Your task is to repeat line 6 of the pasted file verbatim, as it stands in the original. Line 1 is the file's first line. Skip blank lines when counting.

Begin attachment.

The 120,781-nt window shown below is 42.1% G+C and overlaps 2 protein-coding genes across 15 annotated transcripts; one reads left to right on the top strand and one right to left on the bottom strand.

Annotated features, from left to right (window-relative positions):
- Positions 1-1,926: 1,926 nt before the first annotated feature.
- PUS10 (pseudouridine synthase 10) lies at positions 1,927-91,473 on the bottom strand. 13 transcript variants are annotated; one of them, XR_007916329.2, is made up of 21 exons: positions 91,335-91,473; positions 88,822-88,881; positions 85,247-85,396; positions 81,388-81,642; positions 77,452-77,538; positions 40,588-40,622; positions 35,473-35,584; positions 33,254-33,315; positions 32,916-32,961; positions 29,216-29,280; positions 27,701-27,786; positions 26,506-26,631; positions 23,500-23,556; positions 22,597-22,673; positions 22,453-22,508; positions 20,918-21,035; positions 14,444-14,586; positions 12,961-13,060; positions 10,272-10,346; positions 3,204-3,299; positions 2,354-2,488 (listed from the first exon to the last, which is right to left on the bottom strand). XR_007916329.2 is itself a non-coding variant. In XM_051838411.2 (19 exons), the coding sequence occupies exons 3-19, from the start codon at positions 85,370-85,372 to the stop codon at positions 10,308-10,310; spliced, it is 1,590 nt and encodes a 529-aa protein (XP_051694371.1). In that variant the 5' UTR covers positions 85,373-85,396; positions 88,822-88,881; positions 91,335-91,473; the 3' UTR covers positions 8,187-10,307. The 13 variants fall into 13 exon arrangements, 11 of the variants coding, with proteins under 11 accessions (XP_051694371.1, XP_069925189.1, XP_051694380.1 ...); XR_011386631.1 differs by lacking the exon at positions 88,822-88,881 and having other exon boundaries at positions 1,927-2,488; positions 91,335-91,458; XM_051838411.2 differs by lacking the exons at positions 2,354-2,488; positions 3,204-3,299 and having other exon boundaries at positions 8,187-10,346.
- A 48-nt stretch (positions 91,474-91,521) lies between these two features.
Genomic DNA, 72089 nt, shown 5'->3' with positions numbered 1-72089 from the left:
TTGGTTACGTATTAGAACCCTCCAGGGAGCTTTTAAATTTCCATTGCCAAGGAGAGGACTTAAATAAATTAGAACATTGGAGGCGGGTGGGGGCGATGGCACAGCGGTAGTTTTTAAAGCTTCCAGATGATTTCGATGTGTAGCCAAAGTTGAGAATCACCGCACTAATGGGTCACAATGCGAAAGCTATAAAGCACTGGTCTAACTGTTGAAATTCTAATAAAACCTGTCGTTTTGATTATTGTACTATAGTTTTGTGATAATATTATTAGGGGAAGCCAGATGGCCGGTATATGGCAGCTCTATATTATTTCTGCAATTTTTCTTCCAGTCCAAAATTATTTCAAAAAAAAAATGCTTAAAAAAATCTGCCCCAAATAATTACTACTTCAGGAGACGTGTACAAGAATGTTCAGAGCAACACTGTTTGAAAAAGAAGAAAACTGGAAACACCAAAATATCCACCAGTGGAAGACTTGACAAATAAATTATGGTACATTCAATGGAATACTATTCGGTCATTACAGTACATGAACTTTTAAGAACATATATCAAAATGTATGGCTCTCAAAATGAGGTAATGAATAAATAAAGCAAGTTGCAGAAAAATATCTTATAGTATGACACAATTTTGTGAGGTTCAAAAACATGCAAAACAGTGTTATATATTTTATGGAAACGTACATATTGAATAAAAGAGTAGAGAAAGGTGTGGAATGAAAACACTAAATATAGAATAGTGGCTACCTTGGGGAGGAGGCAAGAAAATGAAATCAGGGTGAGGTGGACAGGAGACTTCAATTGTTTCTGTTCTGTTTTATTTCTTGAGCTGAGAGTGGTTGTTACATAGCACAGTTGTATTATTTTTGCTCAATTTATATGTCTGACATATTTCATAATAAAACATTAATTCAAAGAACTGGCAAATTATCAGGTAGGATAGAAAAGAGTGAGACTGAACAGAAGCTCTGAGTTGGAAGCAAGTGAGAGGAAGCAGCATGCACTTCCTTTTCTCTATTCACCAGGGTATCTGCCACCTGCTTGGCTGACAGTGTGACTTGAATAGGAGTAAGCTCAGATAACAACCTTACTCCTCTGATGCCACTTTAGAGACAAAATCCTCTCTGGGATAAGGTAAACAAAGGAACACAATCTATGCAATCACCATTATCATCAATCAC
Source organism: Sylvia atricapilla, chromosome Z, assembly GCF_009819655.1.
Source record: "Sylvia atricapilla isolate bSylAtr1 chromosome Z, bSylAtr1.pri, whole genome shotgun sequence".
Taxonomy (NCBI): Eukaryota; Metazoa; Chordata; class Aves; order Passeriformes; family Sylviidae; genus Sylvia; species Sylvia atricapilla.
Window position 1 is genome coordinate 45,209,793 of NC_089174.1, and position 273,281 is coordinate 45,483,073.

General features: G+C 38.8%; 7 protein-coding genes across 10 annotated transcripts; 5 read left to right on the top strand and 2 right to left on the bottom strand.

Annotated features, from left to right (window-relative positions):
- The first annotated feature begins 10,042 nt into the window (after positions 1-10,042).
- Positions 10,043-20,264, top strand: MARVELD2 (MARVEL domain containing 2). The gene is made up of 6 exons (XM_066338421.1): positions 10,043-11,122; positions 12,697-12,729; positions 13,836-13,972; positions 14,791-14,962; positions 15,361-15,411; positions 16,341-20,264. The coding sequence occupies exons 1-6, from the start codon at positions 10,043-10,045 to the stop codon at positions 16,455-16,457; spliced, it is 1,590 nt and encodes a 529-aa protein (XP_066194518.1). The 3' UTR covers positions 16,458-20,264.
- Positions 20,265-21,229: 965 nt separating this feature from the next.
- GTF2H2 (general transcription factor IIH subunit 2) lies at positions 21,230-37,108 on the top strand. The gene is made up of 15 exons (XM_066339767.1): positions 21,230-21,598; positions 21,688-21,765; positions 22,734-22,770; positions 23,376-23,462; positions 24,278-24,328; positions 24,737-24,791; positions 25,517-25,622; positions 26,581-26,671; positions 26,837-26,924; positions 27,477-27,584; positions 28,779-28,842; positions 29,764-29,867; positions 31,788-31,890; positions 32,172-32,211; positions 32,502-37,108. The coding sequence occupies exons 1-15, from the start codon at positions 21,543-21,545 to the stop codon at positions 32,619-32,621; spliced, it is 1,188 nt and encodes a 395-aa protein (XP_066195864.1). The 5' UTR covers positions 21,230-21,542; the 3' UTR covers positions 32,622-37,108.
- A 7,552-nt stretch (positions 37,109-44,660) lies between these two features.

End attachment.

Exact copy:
Genomic DNA, 72089 nt, shown 5'->3' with positions numbered 1-72089 from the left: